158159            // If the vault token does not match requested burn token, then we need to further unwrap
160            // vault token (e.g. withdrawing from crv sett gets us crv lp tokens which need to be unwrapped to renbtc).
161            if (address(vaultToken) != _token) {
162                vaultToken.safeTransfer(curveTokenWrapper, balance);
163                ICurveTokenWrapper(curveTokenWrapper).unwrap(_vault);
164            }
165        } else {
166            token.safeTransferFrom(msg.sender, address(this), _amount);
167        }
168169        uint256 wbtcTransferred = wBTC.balanceOf(address(this)).sub(startBalanceWBTC);
170171        if (!isRenBTC) {
172            _swapWBTCForRenBTC(wbtcTransferred, _slippage);
173        }
174175        uint256 toBurnAmount = renBTC.balanceOf(address(this)).sub(startBalanceRenBTC);
176        uint256 fee = _processFee(renBTC, toBurnAmount, burnFeeBps);
177178        uint256 burnAmount = registry.getGatewayBySymbol("BTC").burn(_btcDestination, toBurnAmount.sub(fee));
179180        emit Burn(burnAmount, wbtcTransferred, fee);
181    }
182183    function mintAdapter(MintArguments memory args) internal returns (bool) {
184        if (args._vault != address(0) && !approvedVaults[args._vault]) {
185            return false;
186        }
187188        uint256 wbtcExchanged;
189        bool isVault = args._vault != address(0);
190        bool isRenBTC = args._token == address(renBTC);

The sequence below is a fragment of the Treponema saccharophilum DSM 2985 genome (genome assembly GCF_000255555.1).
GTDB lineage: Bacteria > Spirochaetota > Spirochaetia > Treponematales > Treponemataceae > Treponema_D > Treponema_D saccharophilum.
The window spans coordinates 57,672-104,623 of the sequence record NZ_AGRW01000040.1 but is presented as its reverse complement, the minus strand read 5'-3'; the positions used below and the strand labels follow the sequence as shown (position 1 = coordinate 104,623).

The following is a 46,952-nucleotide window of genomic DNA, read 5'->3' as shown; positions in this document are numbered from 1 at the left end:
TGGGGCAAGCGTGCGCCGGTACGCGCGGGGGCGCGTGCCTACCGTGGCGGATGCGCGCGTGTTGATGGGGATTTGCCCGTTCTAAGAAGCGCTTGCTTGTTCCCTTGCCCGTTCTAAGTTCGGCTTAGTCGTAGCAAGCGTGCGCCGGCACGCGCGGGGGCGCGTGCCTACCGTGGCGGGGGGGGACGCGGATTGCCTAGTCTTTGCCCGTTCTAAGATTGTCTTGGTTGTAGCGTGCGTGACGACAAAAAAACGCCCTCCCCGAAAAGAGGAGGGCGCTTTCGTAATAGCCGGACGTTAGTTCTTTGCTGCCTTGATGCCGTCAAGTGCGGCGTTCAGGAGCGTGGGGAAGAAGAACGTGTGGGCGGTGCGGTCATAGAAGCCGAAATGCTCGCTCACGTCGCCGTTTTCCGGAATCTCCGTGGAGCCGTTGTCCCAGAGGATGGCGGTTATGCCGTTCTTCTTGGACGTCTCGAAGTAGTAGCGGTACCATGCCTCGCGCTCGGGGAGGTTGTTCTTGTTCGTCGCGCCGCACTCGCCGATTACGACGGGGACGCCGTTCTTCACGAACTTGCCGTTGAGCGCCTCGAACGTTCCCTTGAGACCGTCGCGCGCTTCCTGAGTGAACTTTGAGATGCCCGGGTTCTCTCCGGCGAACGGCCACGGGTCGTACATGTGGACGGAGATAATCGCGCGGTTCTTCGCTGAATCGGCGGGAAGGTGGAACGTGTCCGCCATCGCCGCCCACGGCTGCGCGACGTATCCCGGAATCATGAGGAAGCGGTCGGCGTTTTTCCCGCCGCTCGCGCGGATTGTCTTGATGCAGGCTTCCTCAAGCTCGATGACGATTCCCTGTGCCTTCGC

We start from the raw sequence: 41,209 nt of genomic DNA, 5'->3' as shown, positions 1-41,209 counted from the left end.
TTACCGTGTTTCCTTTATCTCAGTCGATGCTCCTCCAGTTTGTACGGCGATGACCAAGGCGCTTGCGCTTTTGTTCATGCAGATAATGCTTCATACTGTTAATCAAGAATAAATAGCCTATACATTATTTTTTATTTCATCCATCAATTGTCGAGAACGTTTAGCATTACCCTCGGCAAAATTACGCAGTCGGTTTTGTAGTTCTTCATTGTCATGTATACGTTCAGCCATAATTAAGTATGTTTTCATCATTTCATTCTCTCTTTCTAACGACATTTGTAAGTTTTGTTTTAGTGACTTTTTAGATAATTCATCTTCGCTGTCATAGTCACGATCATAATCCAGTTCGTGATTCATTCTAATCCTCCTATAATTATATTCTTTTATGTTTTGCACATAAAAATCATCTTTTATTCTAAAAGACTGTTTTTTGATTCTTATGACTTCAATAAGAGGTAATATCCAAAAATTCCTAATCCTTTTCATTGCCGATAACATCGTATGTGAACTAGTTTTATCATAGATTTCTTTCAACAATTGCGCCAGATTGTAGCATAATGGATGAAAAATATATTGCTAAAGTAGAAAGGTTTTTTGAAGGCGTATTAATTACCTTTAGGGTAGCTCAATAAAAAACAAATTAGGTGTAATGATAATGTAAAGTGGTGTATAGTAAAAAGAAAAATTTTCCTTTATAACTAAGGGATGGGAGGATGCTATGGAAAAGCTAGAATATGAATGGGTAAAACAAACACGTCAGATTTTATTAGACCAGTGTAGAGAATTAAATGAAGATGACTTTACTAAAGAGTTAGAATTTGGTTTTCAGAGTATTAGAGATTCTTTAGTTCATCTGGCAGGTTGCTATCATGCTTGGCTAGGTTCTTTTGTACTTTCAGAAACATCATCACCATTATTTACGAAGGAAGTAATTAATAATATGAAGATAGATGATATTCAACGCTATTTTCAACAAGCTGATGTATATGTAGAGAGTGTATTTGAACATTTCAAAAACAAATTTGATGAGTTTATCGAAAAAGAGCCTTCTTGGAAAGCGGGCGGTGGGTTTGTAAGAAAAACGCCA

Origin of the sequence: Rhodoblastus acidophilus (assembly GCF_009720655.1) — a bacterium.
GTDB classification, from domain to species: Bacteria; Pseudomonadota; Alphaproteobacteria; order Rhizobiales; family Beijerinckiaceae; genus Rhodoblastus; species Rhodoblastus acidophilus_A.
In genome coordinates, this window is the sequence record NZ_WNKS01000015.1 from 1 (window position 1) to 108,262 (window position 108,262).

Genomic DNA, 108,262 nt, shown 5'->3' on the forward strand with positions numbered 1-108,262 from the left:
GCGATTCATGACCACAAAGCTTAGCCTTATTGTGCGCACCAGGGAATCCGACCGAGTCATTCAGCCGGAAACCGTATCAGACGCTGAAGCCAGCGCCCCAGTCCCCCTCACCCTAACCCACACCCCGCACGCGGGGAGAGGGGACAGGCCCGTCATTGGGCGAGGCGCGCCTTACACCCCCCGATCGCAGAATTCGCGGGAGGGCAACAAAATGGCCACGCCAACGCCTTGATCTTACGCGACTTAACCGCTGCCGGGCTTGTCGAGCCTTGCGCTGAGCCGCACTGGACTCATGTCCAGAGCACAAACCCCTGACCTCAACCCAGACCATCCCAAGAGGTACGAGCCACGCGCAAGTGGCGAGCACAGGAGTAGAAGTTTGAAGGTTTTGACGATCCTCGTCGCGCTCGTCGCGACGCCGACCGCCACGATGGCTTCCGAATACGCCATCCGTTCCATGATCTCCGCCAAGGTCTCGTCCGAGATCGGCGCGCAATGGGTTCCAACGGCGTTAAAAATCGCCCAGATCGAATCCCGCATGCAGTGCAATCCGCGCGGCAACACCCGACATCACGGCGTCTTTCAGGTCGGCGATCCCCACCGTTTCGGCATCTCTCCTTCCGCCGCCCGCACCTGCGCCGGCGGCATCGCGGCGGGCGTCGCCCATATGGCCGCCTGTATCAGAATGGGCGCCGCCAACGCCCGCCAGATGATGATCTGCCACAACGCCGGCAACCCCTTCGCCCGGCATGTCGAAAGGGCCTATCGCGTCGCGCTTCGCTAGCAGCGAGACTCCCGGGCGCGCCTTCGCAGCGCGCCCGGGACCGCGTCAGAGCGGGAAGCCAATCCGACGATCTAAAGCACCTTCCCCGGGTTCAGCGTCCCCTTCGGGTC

191        IERC20 token = isRenBTC ? renBTC : wBTC;
192        
193if (!isRenBTC) {
194            // Try and swap and transfer wbtc if token wbtc specified.
195            uint256 startBalance = token.balanceOf(address(this));
196            if (!_swapRenBTCForWBTC(args._mintAmountMinusFee, args._slippage)) {
197                return false;
198            }
199            uint256 endBalance = token.balanceOf(address(this));
200            wbtcExchanged = endBalance.sub(startBalance);
201        }
202203        emit Mint(args._mintAmount, wbtcExchanged, args._fee);
204205        uint256 amount = isRenBTC ? args._mintAmountMinusFee : wbtcExchanged;
206207

Solidity Contracts

Language
Files
Lines
Blanks
Comments
Code
Complexity
Solidity
54
7522
1339
1413
4770
446

Comments to Code: 1413 / 4770 =  30 %

JavaScript Tests

Language
Files
Lines
Blanks
Comments
Code
Complexity
JavaScript
1
246
26
24
196
6
Python
47
11646
2304
2736
6606
203
JSON
2
227
0
0
227
0
Total
50
12119
2330
2760
7029
209

Tests to Code: 7029 / 4770 = 147 %